What would you do (with high yuck factor).

  1. Hi. This morning a 6 yr old 1st grader was on the play ground, picked up a plastic tampon applicator and, after her teacher repeatedly told her to throw it in the trash, instead stuck it in her mouth. She was sent to the office to wash her mouth out with mouthwash (which she refused to do) and was then sent back to class. The office called home. The girl's mother didn't think it was serious. The girl's aunt came to school and insisted on filling out a report. She asked about the school's insurance and insisted that the health clinic do a blood draw to check for Hep B HIV etc. all on the school dime. Would you recommend a blood draw for this? I talked with the office staff and said while there was a possibility of the girl getting something it was highly, highly unlikely.
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    About Gampopa, BSN

    Joined: May '03; Posts: 163; Likes: 77
    M/S Nurse; from US
    Specialty: 10 year(s) of experience in Adult M/S


  3. by   BSNbeauty
    I do school nursing,PRN and the county I work in have a policy for possible blood exposure. Usually the parents are notified and a letter is sent home. It is always recommended to follow up with PCP, and etc. I believe we follow up with the health department too. Yes, that is gross, though.
  4. by   dfs1961
    I would first research what blood borne diseases are still active after air exposure...from what I recall, dried blood that has been exposed to air I don't believe can contain an active virus. Now I'm off to research/google......
  5. by   pookyp
    What kind of first grader is this? I still can't get past the fact that she put it in her mouth. I don't care if she didn't know what it was or not. It came off the GROUND. *blank stare*
  6. by   mclavers
    Sounds like a mess. Our school offers accident insurance to every student that the parent can purchase. They all decline I remind the parents of this when they start in with complaints...If the child picked up a tampon applicator at home and did this do you think the parent would be rushing off to the doctor? Probably not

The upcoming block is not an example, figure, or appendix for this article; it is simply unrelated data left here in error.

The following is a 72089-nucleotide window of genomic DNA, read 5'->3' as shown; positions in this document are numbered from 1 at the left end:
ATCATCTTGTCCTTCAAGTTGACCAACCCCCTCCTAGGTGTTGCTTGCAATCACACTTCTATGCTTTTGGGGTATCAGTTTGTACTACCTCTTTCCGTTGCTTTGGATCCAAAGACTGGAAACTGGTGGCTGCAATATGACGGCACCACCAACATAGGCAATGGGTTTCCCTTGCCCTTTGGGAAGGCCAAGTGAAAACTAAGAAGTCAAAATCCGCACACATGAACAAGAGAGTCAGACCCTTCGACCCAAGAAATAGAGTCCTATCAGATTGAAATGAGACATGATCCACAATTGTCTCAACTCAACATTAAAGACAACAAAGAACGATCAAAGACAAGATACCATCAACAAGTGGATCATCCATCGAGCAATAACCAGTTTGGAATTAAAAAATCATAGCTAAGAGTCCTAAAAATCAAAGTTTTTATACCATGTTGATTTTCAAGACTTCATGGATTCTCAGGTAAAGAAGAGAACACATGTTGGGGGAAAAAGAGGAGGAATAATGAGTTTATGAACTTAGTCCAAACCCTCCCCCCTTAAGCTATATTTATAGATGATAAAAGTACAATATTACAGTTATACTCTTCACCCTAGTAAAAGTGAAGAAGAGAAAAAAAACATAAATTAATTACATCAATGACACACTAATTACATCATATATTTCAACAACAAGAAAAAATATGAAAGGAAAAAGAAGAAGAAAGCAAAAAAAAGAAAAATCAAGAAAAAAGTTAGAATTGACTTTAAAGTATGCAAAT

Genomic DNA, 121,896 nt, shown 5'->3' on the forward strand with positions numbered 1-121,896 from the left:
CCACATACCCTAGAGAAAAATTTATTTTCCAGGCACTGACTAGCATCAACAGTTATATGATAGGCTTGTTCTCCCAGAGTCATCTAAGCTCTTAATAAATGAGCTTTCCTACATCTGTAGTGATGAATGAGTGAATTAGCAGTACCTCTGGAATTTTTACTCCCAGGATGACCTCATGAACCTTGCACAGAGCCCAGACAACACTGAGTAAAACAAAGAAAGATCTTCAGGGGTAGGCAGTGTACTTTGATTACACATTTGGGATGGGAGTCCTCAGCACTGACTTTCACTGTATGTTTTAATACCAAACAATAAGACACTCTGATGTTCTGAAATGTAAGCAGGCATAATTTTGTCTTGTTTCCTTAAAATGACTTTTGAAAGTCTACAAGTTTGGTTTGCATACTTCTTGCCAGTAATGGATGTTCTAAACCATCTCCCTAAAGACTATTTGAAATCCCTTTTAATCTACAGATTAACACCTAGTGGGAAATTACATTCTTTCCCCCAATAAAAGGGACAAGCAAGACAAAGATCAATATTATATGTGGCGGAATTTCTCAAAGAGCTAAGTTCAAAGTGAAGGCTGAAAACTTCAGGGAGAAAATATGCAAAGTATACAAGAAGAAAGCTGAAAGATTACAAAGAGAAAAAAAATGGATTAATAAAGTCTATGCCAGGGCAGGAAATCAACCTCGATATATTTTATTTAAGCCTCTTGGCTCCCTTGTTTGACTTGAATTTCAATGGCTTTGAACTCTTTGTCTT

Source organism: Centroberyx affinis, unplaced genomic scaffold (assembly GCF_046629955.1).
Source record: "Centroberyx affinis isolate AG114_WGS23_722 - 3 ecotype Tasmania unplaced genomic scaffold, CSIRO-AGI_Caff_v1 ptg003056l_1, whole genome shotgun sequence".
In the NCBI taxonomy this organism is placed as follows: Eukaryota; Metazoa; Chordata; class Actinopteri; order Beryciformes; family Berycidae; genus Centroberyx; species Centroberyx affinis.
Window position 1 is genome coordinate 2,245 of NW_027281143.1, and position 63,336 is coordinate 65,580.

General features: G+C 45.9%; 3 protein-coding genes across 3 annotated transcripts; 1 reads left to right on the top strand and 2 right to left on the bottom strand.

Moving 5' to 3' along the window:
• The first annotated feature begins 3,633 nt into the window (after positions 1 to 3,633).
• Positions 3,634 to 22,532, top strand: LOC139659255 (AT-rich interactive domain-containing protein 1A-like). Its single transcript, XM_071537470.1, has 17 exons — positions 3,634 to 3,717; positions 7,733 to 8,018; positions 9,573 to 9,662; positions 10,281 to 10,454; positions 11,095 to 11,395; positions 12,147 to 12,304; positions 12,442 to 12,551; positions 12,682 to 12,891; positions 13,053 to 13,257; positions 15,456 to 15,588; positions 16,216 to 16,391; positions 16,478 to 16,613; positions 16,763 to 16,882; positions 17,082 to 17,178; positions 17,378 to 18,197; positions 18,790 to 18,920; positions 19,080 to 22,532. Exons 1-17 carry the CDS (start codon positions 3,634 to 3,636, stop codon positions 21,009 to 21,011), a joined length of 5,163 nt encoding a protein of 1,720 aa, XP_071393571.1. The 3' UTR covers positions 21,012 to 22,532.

7. by   Flare
    well, i can't give a whole lot of advice on this (this is a had to be there, and this walks the line of violating our TOS) but i will say this - if i were the teacher there would be no telling the student "several times" I'd tell the student once, if she didn't obey, then i'd go over and intervene. The aunt does not have the authority to make such a fuss if the parent has already been spoken to and is calm about the situation. If mom freaks out later and wants to come in later to have a report filled out, then that is a different thing, but the aunt, unless she has POA, just needed to sign the child out per moms request, presumably.

    At the end of the day, the child had certainly come in to contact indirectly with worse than this. Do you know how many students on their menses will come to my office looking for supplies, use my bathroom and will need to be reminded to wash their hands? They don't have anyone reminding them in the regular communal bathroom. .
  8. by   NutmeggeRN
    What authority does the aunt have?

    Is she legal guardian?

    If not then she cannot insist on anything and you should not even have a conversation with her (Confidentiality).

    I would refer to PCP and let them deal with it.

    Who is going to order said blood draw?

    Who will interpret the findings?

    and who will make any health related decisions based on results?

    May be time to check on with facilities re trash pick up on school grounds as well.

    I agree HUGE ick factor here!